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    Myanmar delegation in Iraq to discuss trade

    YANGON, Myanmar (AP) _ A Myanmar government delegation is in Iraq to explore trade opportunities between the two countries, a foreign ministry official said Sunday. The 11-member delegation led by Forestry Minister Aung Phone went to Iraq on Saturday.

    "Myanmar can sell a wide range of its products such as beans, pulses and rice to Iraq," said the official, who spoke on condition of anonymity. The presence of a deputy minister for energy in the delegation appeared to indicate that Myanmar was interested in negotiating a countertrade deal for Iraqi crude oil.

    A Yangon-based diplomat, speaking on condition of anonymity, noted that Iraq has a shortage of food and Myanmar needs crude oil, which can be obtained from Iraq under the U.N.'s oil-for-food program.

    The oil-for-food program was created in 1996 to ease the suffering of 22 million Iraqis living under sanctions imposed after Iraq's 1990 invasion of Kuwait, which led to the Gulf war. Under the program, Iraq is allowed to sell unlimited amounts of oil to buy food, medicine and other humanitarian supplies, and to pay war reparations.

    Other members of the Myanmar delegation include its ambassador to Egypt and embassy staff, agricultural officials, members of the Myanmar Federation of Chamber of Commerce and Industry and a member of the Myanmar Pulses, Beans and Sesame Seeds Merchants Association.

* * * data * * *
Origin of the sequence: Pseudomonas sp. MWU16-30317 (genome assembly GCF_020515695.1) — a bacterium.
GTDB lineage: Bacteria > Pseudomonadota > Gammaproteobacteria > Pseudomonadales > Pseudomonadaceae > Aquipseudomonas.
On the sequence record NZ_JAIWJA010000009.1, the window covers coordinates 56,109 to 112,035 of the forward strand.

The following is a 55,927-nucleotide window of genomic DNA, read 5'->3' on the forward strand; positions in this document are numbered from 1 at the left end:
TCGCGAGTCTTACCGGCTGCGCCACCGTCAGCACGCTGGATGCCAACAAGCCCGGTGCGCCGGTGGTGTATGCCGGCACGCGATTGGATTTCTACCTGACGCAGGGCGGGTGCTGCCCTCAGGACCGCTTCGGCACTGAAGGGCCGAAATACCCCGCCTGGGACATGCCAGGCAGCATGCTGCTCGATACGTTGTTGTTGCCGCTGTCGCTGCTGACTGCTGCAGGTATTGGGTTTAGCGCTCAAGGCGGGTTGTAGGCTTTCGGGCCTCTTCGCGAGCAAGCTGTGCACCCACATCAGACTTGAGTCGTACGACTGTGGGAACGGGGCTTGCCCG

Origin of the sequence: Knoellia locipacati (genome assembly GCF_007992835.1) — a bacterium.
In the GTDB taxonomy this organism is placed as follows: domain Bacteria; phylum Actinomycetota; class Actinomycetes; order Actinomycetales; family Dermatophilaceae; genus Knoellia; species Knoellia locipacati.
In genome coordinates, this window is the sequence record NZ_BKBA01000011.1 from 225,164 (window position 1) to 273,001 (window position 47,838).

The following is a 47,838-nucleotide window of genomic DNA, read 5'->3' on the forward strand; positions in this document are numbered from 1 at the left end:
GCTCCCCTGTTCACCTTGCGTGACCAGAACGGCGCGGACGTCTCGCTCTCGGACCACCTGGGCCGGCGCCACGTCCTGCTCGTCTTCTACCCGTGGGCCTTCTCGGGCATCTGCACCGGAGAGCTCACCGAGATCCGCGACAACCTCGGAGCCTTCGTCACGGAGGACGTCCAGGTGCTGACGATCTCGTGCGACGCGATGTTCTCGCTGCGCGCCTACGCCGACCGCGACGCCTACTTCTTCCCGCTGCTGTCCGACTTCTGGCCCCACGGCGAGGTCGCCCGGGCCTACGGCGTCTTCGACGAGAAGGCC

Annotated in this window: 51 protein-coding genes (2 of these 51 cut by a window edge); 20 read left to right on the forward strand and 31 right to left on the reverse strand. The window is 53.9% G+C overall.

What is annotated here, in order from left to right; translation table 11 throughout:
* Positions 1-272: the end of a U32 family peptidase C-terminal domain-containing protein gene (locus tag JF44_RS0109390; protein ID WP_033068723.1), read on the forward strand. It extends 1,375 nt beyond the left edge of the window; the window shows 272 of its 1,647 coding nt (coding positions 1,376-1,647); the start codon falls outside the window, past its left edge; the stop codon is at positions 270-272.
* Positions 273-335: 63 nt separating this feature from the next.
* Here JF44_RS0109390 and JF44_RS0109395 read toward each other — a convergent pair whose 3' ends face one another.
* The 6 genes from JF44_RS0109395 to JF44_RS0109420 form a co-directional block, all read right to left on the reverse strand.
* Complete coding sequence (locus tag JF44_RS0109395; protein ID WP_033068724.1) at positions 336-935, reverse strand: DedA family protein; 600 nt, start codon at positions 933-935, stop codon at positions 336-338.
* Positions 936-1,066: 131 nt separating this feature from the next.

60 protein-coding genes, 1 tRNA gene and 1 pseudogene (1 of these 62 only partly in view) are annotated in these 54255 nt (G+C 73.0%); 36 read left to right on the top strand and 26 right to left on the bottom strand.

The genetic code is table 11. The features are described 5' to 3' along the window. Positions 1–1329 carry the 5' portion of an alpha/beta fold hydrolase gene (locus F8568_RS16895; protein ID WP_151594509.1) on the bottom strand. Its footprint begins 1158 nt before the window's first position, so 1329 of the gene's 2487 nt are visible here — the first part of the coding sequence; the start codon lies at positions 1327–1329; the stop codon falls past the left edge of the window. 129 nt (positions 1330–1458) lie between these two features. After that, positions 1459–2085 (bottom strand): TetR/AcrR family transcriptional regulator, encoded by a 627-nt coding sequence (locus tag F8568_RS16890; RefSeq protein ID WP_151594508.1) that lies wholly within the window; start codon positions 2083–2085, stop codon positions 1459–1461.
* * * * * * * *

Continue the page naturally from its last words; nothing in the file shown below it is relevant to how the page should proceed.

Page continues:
Myanmar, also known as Burma, is forced to import oil because of a decline of domestic production and an increase in energy consumption. At the same time, its struggling economy leaves it with modest reserves of foreign exchange, making countertrade deals attractive.

    According to the records of the Central Statistical Organization, Myanmar produces 11,000 barrels of crude oil per day, down from 32,000 barrels per day in 1979.The most recent available official figures show that Myanmar imported dlrs 209.8 million worth of crude oil from January to October 2001.Myanmar usually imports crude oil from Malaysia, Singapore and Korea.

    Myanmar to some extent shares Iraq's status as a pariah state in the world community, because of Western disapproval of its military government, which has a history of human rights abuses and refuses to turn over power to a democratically-elected government. However, the sanctions against Myanmar are much more limited in scope than those against Iraq, the most important ones involving the blockage of aid from international development institutions.

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    Thailand, Myanmar Agree to Cooperate in Various Fields

    BANGKOK, February 10 (Xinhuanet) -- Myanmar and Thailand have agreed to cooperate in various areas, including tourism, fishery, link of land transport, and narcotic suppression, according to a statement of the Ministry of Foreign Affairs Sunday.The agreement was reached during a three-day official visit to Myanmar by Thai Foreign Minister Surakiart Sathirathai which ended Friday.

    Myanmar agreed with Thai Prime Minister Thaksin Shinawatra's proposal to develop Chiang Mai as a new aviation hub of the Thai kingdom, linking with Rangoon, Mandaley, and Pukam in Myanmar, said the statement.

    The two countries agreed on a plan to construct a highway linking northern Thailand with Myanmar and India, with officials of the three countries scheduled to meet in Mandaley in April to further the plan, which will be supported by the Asian Development Bank (ADB), said the statement.